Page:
8 Lines of Code Redux: Bitcoin and Mt. Gox

You don’t have to move mountains to have great password security. As suggested in a previous post, it can start with as little as 8 lines of code.

This week, a Bitcoin exchange site called Mt. Gox suffered a data breach.  How this happened is still the subject of intense debate, but we’ve already learned some very interesting things just by looking at the 62,000+ passwords that were leaked. 

We can tell, for instance, that Mt. Gox originally attempted to secure their users’ passwords using only md5() hashing.  At some point, realizing the folly of this approach, they retrofit their code to upgrade the hashing mechanism, salting each password individually and storing the salt with the hashed password.  This is very similar to the recommended approach described in this article nearly 6 years ago.  Mt. Gox did a lot of things wrong, but at the very least they managed to protect the bulk of their active users against the breach and leak.  Kudos to them for that.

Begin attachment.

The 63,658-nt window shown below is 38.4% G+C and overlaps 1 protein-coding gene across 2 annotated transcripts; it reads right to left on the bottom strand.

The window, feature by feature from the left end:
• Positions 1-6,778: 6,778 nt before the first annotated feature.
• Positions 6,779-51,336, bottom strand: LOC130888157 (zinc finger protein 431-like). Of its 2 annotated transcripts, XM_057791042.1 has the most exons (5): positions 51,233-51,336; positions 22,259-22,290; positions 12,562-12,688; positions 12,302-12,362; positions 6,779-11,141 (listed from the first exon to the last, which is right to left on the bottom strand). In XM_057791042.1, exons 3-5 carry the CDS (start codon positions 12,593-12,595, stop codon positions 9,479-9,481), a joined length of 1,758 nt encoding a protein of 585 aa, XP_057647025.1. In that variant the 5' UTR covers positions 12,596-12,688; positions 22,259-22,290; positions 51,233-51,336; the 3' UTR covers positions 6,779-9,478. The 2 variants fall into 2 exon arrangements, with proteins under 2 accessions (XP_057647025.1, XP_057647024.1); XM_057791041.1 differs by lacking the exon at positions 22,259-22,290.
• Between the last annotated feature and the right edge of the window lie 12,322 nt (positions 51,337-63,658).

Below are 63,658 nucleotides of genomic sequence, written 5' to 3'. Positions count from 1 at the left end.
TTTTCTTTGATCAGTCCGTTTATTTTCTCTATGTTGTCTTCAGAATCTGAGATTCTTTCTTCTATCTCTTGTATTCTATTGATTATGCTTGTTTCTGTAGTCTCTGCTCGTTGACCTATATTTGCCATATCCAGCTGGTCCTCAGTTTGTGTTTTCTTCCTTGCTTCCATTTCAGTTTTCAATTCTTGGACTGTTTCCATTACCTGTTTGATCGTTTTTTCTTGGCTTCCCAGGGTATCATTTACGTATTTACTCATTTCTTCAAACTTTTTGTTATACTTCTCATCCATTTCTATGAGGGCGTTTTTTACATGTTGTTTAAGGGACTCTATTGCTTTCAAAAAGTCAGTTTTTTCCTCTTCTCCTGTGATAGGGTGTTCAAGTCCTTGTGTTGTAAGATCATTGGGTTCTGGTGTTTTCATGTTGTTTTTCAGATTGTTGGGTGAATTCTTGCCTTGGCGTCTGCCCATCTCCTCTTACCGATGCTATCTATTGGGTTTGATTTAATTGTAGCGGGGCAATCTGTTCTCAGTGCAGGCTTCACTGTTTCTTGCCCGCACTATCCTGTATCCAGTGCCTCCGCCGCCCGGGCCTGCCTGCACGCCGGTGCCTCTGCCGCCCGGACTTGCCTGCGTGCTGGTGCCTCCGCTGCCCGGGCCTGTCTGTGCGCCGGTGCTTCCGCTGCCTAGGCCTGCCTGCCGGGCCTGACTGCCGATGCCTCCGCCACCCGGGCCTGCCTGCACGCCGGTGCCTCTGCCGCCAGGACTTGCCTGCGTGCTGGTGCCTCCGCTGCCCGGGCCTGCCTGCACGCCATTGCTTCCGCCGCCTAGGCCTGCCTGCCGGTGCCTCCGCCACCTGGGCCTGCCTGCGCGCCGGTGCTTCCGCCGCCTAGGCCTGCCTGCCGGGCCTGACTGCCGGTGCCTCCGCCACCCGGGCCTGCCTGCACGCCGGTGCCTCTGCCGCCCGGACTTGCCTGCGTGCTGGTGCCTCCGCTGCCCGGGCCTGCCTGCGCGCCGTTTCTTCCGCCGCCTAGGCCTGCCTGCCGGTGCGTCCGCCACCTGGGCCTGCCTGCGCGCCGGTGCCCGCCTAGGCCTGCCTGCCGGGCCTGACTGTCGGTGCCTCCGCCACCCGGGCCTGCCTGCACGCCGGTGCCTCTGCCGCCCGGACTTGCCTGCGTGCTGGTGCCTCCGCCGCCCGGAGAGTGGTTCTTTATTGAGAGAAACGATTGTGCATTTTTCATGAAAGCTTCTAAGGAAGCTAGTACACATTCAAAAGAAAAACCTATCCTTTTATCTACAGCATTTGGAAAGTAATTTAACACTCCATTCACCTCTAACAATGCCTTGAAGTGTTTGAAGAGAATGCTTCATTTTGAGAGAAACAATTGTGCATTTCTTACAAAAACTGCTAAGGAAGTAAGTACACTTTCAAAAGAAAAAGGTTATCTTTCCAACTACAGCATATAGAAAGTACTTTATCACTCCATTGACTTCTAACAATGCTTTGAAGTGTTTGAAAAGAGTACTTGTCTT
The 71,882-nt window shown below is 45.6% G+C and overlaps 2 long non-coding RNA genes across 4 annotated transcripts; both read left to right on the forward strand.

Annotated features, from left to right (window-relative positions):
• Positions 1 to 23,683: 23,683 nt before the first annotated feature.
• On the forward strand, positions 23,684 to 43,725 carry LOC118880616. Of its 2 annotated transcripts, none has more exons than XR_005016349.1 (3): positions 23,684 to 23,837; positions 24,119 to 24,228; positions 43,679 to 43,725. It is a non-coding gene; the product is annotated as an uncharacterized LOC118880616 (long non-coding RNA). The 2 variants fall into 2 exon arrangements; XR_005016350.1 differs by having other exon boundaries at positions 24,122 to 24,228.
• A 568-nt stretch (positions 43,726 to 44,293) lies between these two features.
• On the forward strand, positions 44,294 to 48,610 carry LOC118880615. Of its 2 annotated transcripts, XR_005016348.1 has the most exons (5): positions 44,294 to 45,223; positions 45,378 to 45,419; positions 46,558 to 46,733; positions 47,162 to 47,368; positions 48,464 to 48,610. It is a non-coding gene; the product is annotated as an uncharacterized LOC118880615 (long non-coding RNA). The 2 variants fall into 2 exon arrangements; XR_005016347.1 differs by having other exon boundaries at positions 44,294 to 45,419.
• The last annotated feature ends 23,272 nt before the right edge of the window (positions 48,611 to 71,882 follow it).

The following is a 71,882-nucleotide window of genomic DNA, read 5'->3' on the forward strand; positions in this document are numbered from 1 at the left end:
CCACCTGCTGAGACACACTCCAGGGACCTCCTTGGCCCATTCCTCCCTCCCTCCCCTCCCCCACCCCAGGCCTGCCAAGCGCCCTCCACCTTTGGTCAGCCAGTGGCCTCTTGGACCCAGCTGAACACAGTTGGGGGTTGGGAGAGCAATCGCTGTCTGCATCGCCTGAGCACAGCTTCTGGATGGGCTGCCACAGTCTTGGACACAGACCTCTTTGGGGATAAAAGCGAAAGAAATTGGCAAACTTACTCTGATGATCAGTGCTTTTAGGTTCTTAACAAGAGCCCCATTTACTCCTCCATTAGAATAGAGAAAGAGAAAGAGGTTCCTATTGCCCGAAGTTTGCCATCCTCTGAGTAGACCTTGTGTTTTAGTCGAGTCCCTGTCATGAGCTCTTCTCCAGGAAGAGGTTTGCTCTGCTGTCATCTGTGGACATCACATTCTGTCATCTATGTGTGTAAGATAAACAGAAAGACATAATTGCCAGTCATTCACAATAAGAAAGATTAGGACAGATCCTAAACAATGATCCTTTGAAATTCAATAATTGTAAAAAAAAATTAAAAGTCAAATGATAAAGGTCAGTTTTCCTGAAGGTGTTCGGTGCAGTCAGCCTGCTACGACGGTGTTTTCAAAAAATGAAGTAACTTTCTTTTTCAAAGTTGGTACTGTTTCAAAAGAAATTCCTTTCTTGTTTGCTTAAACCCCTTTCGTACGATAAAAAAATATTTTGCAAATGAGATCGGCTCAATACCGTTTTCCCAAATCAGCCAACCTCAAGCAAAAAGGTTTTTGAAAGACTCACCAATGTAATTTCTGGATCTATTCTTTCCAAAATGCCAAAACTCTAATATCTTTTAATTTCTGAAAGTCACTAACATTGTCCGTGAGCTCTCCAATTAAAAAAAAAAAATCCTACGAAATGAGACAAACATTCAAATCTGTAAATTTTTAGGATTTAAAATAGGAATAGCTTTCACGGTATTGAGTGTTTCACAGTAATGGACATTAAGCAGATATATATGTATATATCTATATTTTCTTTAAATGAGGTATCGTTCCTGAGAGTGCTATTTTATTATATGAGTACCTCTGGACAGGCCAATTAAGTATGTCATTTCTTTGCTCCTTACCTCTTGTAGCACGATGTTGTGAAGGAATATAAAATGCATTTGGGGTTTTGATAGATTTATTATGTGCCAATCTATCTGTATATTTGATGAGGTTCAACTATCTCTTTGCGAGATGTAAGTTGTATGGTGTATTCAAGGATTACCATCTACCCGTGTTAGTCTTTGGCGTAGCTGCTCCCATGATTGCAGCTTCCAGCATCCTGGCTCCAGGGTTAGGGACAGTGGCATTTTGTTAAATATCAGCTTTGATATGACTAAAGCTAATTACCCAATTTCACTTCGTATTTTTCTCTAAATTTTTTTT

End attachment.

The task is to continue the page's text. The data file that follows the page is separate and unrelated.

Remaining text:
The incident also highlighted a lesson we seem to learn over and over again: developers should never roll their own security measures.  As a matter of fact, threads like this one and this one on the Hacker News forum contains a disturbing number of comments that reveal how little the average developer understands about the fundamentals of encryption.  The typical Hacker News commenter either works for or wants to work for startups like Mt. Gox.  In other words, these are developers who may be working on the authentication systems of sites you visit now or will visit in the near future.  I find this terrifying.

And then there’s the the lesson that “8 Lines of Code” might not be nearly enough, but in an unexpected way.  Although many have correctly pointed out that the security of Mt. Gox (the site) is independent of the security of Bitcoin (the currency), it’s also true that most people won’t understand the difference at this point.  In this day in age, trust is the real digital currency and with each careless breach, potential economic growth drivers are disabled bit by bit.